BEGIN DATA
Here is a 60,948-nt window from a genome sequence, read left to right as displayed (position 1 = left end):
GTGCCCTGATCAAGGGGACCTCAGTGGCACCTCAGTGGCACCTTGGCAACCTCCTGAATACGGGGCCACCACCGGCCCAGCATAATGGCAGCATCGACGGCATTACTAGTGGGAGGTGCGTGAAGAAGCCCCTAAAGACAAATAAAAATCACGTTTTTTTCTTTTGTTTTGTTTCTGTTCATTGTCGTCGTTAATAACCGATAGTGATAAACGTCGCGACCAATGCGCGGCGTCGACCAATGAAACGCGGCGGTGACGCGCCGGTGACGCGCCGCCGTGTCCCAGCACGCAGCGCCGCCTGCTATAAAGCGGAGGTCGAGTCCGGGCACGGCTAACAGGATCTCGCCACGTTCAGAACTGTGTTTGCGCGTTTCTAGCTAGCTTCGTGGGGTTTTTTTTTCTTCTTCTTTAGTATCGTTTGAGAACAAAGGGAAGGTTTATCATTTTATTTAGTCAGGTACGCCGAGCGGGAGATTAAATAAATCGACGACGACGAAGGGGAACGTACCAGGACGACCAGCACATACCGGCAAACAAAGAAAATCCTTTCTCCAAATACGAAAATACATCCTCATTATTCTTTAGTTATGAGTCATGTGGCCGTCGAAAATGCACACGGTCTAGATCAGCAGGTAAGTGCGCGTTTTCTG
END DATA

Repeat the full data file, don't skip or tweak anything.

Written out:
Here is a 60,948-nt window from a genome sequence, read left to right as displayed (position 1 = left end):
GTGCCCTGATCAAGGGGACCTCAGTGGCACCTCAGTGGCACCTTGGCAACCTCCTGAATACGGGGCCACCACCGGCCCAGCATAATGGCAGCATCGACGGCATTACTAGTGGGAGGTGCGTGAAGAAGCCCCTAAAGACAAATAAAAATCACGTTTTTTTCTTTTGTTTTGTTTCTGTTCATTGTCGTCGTTAATAACCGATAGTGATAAACGTCGCGACCAATGCGCGGCGTCGACCAATGAAACGCGGCGGTGACGCGCCGGTGACGCGCCGCCGTGTCCCAGCACGCAGCGCCGCCTGCTATAAAGCGGAGGTCGAGTCCGGGCACGGCTAACAGGATCTCGCCACGTTCAGAACTGTGTTTGCGCGTTTCTAGCTAGCTTCGTGGGGTTTTTTTTTCTTCTTCTTTAGTATCGTTTGAGAACAAAGGGAAGGTTTATCATTTTATTTAGTCAGGTACGCCGAGCGGGAGATTAAATAAATCGACGACGACGAAGGGGAACGTACCAGGACGACCAGCACATACCGGCAAACAAAGAAAATCCTTTCTCCAAATACGAAAATACATCCTCATTATTCTTTAGTTATGAGTCATGTGGCCGTCGAAAATGCACACGGTCTAGATCAGCAGGTAAGTGCGCGTTTTCTG